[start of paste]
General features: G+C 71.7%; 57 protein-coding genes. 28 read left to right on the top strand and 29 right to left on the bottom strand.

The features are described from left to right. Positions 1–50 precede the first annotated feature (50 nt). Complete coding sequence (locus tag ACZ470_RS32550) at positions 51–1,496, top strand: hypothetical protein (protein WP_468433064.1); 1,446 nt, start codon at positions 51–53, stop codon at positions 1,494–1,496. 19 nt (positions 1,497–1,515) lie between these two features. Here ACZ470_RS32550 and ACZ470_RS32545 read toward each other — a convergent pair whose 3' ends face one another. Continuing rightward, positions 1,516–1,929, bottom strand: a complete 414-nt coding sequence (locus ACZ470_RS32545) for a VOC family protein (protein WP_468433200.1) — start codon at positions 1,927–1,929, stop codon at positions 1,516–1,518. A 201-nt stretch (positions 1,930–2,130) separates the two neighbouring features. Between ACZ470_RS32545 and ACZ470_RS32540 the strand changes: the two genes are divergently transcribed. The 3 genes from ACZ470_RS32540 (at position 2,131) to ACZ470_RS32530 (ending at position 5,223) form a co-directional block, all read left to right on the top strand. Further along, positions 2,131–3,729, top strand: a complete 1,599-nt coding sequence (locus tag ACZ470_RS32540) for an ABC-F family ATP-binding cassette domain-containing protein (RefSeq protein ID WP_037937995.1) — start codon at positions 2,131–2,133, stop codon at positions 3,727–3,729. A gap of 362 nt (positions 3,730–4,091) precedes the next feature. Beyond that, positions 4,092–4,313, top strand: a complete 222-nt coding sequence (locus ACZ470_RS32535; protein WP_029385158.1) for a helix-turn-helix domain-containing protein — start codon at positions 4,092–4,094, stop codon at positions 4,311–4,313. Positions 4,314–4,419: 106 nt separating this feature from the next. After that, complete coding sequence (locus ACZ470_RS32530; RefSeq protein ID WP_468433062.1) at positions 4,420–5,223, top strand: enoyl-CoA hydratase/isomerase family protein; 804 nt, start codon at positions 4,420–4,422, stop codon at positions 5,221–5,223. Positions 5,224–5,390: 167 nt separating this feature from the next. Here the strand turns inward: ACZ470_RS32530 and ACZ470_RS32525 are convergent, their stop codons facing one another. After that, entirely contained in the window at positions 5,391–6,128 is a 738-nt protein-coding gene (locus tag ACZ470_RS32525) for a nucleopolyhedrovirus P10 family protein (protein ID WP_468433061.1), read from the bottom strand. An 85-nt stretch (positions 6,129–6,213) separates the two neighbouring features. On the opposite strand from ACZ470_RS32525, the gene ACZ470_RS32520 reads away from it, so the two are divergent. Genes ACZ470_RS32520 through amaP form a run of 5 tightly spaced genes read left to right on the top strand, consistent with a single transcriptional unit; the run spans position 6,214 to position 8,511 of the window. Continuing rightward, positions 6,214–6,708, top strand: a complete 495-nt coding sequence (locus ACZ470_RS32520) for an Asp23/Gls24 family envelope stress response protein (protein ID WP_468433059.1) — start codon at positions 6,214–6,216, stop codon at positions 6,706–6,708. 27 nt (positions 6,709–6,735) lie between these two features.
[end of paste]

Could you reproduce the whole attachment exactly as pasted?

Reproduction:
General features: G+C 71.7%; 57 protein-coding genes. 28 read left to right on the top strand and 29 right to left on the bottom strand.

The features are described from left to right. Positions 1–50 precede the first annotated feature (50 nt). Complete coding sequence (locus tag ACZ470_RS32550) at positions 51–1,496, top strand: hypothetical protein (protein WP_468433064.1); 1,446 nt, start codon at positions 51–53, stop codon at positions 1,494–1,496. 19 nt (positions 1,497–1,515) lie between these two features. Here ACZ470_RS32550 and ACZ470_RS32545 read toward each other — a convergent pair whose 3' ends face one another. Continuing rightward, positions 1,516–1,929, bottom strand: a complete 414-nt coding sequence (locus ACZ470_RS32545) for a VOC family protein (protein WP_468433200.1) — start codon at positions 1,927–1,929, stop codon at positions 1,516–1,518. A 201-nt stretch (positions 1,930–2,130) separates the two neighbouring features. Between ACZ470_RS32545 and ACZ470_RS32540 the strand changes: the two genes are divergently transcribed. The 3 genes from ACZ470_RS32540 (at position 2,131) to ACZ470_RS32530 (ending at position 5,223) form a co-directional block, all read left to right on the top strand. Further along, positions 2,131–3,729, top strand: a complete 1,599-nt coding sequence (locus tag ACZ470_RS32540) for an ABC-F family ATP-binding cassette domain-containing protein (RefSeq protein ID WP_037937995.1) — start codon at positions 2,131–2,133, stop codon at positions 3,727–3,729. A gap of 362 nt (positions 3,730–4,091) precedes the next feature. Beyond that, positions 4,092–4,313, top strand: a complete 222-nt coding sequence (locus ACZ470_RS32535; protein WP_029385158.1) for a helix-turn-helix domain-containing protein — start codon at positions 4,092–4,094, stop codon at positions 4,311–4,313. Positions 4,314–4,419: 106 nt separating this feature from the next. After that, complete coding sequence (locus ACZ470_RS32530; RefSeq protein ID WP_468433062.1) at positions 4,420–5,223, top strand: enoyl-CoA hydratase/isomerase family protein; 804 nt, start codon at positions 4,420–4,422, stop codon at positions 5,221–5,223. Positions 5,224–5,390: 167 nt separating this feature from the next. Here the strand turns inward: ACZ470_RS32530 and ACZ470_RS32525 are convergent, their stop codons facing one another. After that, entirely contained in the window at positions 5,391–6,128 is a 738-nt protein-coding gene (locus tag ACZ470_RS32525) for a nucleopolyhedrovirus P10 family protein (protein ID WP_468433061.1), read from the bottom strand. An 85-nt stretch (positions 6,129–6,213) separates the two neighbouring features. On the opposite strand from ACZ470_RS32525, the gene ACZ470_RS32520 reads away from it, so the two are divergent. Genes ACZ470_RS32520 through amaP form a run of 5 tightly spaced genes read left to right on the top strand, consistent with a single transcriptional unit; the run spans position 6,214 to position 8,511 of the window. Continuing rightward, positions 6,214–6,708, top strand: a complete 495-nt coding sequence (locus ACZ470_RS32520) for an Asp23/Gls24 family envelope stress response protein (protein ID WP_468433059.1) — start codon at positions 6,214–6,216, stop codon at positions 6,706–6,708. 27 nt (positions 6,709–6,735) lie between these two features.